The circuit I drew would not work the same way with the LEDs connected in parallel. 

If you want to be able to turn on/off each LED independently, then you'll need a current regulator for each LED.

If you're wondering why this is the case, I suppose I could draw you another picture.  But it would probably be better if you drew it yourself.  I mean:  draw three LEDs in parallel on the output of the driver, and then ask how the driver can "see" or "sense" its way into that network and control the the current through each LED?

The only thing the driver sees is its own output current.


7 years ago

The linked picture for a driver circuit is exactly what you need -- that particular one (gu10?) is for higher 110 or 220 volt input -- great if you want to wire it to a wall plug.

Just make sure to match
a) the output wattage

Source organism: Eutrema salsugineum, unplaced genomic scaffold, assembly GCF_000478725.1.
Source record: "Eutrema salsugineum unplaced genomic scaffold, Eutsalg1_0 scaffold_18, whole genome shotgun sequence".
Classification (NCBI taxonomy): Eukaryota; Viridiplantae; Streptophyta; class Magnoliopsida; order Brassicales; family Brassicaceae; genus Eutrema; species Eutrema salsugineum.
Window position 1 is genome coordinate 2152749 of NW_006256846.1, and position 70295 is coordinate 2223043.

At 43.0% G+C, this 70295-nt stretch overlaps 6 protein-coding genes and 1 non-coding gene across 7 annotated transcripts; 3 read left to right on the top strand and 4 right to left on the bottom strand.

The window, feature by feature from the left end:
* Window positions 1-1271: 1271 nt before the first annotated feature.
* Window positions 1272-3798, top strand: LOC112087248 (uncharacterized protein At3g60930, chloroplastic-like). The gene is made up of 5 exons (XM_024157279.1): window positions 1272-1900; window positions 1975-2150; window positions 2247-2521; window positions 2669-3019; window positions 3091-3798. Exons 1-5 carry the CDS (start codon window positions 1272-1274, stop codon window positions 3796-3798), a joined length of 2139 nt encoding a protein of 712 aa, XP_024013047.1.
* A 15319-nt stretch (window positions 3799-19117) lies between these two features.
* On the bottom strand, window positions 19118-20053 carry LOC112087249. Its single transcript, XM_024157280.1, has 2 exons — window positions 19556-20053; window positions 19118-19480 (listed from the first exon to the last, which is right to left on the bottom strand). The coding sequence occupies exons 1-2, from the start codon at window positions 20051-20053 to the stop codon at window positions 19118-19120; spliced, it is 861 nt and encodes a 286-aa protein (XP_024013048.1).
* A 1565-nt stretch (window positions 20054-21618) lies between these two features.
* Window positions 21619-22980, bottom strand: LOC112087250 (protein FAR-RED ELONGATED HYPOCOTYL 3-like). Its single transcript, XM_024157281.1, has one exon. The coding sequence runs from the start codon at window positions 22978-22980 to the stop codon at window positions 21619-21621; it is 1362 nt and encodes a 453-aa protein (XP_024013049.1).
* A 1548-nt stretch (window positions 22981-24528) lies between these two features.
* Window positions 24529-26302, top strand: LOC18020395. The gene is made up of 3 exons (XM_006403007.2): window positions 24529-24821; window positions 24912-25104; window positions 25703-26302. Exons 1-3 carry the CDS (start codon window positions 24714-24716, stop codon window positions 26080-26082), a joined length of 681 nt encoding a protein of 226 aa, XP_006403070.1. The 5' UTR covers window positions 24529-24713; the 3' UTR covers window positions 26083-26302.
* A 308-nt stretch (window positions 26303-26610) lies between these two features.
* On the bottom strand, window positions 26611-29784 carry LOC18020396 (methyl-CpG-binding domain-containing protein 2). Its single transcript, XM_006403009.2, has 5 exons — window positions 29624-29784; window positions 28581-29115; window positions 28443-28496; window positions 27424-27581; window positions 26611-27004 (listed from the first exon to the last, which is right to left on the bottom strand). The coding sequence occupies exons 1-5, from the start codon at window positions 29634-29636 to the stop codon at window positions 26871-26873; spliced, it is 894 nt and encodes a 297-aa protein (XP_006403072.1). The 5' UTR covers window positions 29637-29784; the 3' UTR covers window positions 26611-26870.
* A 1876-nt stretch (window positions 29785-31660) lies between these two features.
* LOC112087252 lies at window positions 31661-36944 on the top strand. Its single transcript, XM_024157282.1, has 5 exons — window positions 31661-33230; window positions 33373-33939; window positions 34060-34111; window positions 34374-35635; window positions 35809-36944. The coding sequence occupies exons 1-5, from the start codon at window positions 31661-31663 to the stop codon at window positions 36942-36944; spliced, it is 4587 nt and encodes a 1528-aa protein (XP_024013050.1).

b) the output polarity.


7 years ago

I don't know every translator driver circuit out there.
The inductor indicates a change of voltage ,  and / or current levels.
The wires are probably for the led and pins for input power
no readable polarity.

The Related column on the right of this page forth down you should read.
It has a circuit for the three LEDs that you asked for.

Good for thinking for cooling the LED wast heat.

So, you want to run 1.4 A for 2 Hrs then you want a minimum
12 V 2800 ma-Hr battery.

That driver circuit with coil could be more efficient, possibly reducing
the ma-hrs here calculated.

Hope this helps,